RICHARD J. ZITZ, INC., Plaintiff-Appellant, v. Leonel Bernadino DOS SANTOS PEREIRA, Defendant-Cross-Claimant-Cross-Defendant-Appellee, Peter T. Podlas, Defendant-Cross-Defendant-Cross-Claimant-Appellee.
Plaintiff-appellant Richard J. Zitz, Inc. is a builder of homes. Richard Zitz is the sole employee of Richard J. Zitz, Inc., and has extensive experience in framing single-family residences.1 In 1989, Zitz planned to build a house on a piece of property, which he owned, on Little Noyack Path in Watermill, New York. He drew a floor plan for the house and made plans for the windows, roof, and ceilings. Zitz obtained a permit in November 1989, and began construction in 1990, with much of the work being done in that year. Zitz labeled the design for this house “Townhouse I.” Zitz later drew floor plans for what he labeled “Townhouse II,” a house that was to be similar to, but considerably larger than, Townhouse I. He has not yet built a house using the Townhouse II design.
On February 3, 1995, through his attorney, Zitz submitted four applications for registrations to the copyright office in Washington, D.C. Zitz sought and obtained copyrights for the “architectural drawings” associated with Townhouses I and II and also for the two “architectural works” 2 -Townhouse I (already constructed) and Townhouse II (unconstructed).
On February 4, 1997, Zitz filed a complaint in the United States District Court for the Eastern District of New York against Leonel Bernadino dos Santos Pereira and Peter T. Podlas. The complaint alleged that Pereira and Podlas had infringed Zitz's copyrights for Townhouse II by “copying the blueprints for Town House II” and by “erecting and constructing Town House II.” A third cause of action alleged that the defendants had infringed his copyrights for Townhouse I by using information about the design of Townhouse I in constructing two Townhouses II.
The district court (Boyle, M.J.) determined that all four of Zitz's copyrights were invalid. In a summary order issued the same day as this opinion, we affirm the district court's holdings as to the invalidity of Zitz's copyrights in the architectural plans for both Townhouses and in the architectural work, Townhouse II, on the ground that Zitz was neither an author of these copyrighted materials nor an owner or assignee of the copyrights. We write separately to address the validity of Zitz's copyright for the architectural work-Townhouse I.
The Architectural Works Copyright Protection Act (“AWCPA”), Pub.L. No. 101-650, tit. VII (1990), extended copyright protection to architectural works that are not otherwise works of art. Zitz contends that Townhouse I is a proper subject for copyright under this statute.3 This depends on whether Townhouse I was constructed as of December 1, 1990, because, under 37 C.F.R. § 202.11(d)(3), architectural works that “were constructed or otherwise published before December 1, 1990” are ineligible for protection under the AWCPA. See also AWCPA, Pub.L. No. 101-650, tit. VII, § 706(2) (1990) (establishing that the Act applies only to those architectural works that, on December 1, 1990, were “unconstructed and embodied in unpublished plans or drawings”(emphases added)).
Plaintiff argues that “constructed” means “finished,” or, at least, sufficiently finished to be habitable. Defendants contend that it means “substantially constructed.” The district court embraced the defendants' position, and found, as did the only other federal court to address this issue, that an architectural work that was substantially constructed as of December 1, 1990 is ineligible for copyright protection under the AWCPA. See Bryce & Palazzola Architects & Assocs., Inc. v. A.M.E. Group, Inc., 865 F.Supp. 401, 406 (E.D.Mich.1994).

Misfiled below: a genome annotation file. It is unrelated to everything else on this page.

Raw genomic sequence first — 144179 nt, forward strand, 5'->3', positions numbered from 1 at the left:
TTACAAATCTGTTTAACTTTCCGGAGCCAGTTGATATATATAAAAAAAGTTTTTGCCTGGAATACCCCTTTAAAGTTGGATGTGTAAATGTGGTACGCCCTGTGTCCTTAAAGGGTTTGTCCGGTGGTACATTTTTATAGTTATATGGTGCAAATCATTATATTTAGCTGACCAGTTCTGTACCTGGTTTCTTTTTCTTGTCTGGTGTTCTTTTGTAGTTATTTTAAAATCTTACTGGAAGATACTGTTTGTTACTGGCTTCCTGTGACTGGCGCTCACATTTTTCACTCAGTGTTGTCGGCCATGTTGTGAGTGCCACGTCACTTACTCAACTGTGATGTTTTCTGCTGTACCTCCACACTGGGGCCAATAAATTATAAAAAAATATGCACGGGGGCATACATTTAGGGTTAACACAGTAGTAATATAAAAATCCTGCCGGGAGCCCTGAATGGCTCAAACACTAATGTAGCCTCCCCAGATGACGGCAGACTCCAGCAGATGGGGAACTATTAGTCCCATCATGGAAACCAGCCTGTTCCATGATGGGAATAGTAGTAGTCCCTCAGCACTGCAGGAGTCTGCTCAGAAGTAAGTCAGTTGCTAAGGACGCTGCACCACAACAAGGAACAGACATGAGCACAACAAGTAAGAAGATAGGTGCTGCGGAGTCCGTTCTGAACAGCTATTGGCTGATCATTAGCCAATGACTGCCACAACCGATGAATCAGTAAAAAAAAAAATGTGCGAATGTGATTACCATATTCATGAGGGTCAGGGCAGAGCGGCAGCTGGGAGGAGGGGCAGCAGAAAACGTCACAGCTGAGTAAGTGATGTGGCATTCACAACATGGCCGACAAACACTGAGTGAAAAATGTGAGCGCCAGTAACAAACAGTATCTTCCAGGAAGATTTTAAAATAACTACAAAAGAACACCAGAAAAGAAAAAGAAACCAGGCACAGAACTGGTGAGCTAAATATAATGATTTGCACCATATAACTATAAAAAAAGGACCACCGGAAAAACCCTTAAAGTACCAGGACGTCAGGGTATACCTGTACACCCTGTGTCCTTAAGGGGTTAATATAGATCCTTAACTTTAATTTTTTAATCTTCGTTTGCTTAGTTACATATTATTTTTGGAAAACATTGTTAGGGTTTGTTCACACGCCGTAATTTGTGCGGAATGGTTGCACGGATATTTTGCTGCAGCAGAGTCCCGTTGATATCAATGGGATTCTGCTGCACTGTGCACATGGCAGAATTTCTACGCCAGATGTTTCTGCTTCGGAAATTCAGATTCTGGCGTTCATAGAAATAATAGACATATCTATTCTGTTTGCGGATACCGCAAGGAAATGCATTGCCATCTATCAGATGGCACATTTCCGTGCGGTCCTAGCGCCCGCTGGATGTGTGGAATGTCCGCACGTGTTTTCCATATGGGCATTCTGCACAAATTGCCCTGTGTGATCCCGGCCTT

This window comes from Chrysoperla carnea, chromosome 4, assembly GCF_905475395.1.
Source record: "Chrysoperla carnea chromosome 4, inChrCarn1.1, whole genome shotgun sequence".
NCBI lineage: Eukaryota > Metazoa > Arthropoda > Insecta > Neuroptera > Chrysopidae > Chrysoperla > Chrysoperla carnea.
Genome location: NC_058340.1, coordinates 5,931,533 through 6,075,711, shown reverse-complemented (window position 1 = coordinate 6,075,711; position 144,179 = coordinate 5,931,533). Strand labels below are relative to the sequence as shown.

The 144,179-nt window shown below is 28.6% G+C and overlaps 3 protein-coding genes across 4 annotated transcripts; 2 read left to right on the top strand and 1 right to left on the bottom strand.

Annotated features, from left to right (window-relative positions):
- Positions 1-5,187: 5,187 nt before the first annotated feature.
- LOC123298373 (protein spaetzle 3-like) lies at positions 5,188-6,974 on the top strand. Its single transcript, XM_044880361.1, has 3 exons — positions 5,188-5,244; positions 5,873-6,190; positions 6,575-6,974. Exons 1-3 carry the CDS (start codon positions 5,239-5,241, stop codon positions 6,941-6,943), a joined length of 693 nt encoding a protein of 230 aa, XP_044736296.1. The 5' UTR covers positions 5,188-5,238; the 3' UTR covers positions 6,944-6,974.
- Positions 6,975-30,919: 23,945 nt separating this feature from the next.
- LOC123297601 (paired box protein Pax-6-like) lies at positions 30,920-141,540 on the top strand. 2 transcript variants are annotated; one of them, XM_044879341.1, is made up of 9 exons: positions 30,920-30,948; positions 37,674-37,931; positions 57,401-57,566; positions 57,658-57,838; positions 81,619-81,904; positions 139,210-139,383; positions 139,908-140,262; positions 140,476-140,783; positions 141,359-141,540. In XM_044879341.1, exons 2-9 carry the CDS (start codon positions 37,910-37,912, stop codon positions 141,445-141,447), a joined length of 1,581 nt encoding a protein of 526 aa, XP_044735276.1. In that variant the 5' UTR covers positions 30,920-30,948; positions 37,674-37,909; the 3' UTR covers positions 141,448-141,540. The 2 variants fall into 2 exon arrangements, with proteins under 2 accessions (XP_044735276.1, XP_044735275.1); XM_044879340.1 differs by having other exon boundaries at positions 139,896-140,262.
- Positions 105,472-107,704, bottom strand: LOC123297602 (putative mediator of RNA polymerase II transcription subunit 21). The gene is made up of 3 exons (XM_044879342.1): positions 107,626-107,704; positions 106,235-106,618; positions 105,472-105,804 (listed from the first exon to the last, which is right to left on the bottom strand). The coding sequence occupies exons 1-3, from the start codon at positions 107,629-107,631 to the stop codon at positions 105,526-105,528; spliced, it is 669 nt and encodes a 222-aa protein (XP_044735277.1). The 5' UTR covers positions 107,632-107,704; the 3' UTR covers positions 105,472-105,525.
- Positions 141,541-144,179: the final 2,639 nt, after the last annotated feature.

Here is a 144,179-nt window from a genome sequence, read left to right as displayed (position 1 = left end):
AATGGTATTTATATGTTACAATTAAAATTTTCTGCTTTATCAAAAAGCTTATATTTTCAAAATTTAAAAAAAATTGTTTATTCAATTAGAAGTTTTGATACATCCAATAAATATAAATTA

Neither the language of the AWCPA (“unconstructed”) nor the language of the accompanying regulation (“constructed”) defines itself. It is possible to read “constructed” in 37 C.F.R. § 202.11(d)(3) to mean either what the plaintiff or defendants assert. Nor is the legislative history of the AWCPA particularly helpful; it simply does not speak to the intended meaning of the relevant terms.
For the following reasons, we believe that the better reading of the word “constructed” in 37 C.F.R. § 202.11(d)(3) is “substantially constructed.” First, we think that, with respect to buildings and houses, “finished” is a term that is hopelessly vague. It is said that the Cathedral of Milan, started hundreds of years ago, is not yet quite finished. And anyone who has built a house knows that the same is all too frequently true even with respect to private residences. While “substantially constructed” is not itself perfectly clear, we think it is a more practical definition.
In addition, and more important, the C.F.R. excludes those architectural works that were “constructed or otherwise published ” from the protections of the AWCPA. 37 C.F.R. § 202.11(d)(3) (emphasis added). If we are to understand “constructed” as having the same significance as “publication” for purposes of copyright protection, then it seems more sensible to say that the equivalent of publication occurs when others can readily see-and copy-the work in question. On that basis, habitability and final completion seem much less significant, and whether the architectural work is substantially constructed is much closer to what Congress intended in the statute.
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The judgment of the district court is AFFIRMED.
1. Throughout this opinion, we refer interchangeably to Richard J. Zitz, Inc. and Richard J. Zitz as “Zitz.”
2. An “architectural work” is “the design of a building as embodied in any tangible medium of expression, including a building, architectural plans, or drawings,” 17 U.S.C. § 101, and is now copyrightable under 17 U.S.C. § 102(a)(8).
3. Plaintiff does not contend that Townhouse I is a work of art copyrightable apart from the statute.
CALABRESI, Circuit Judge.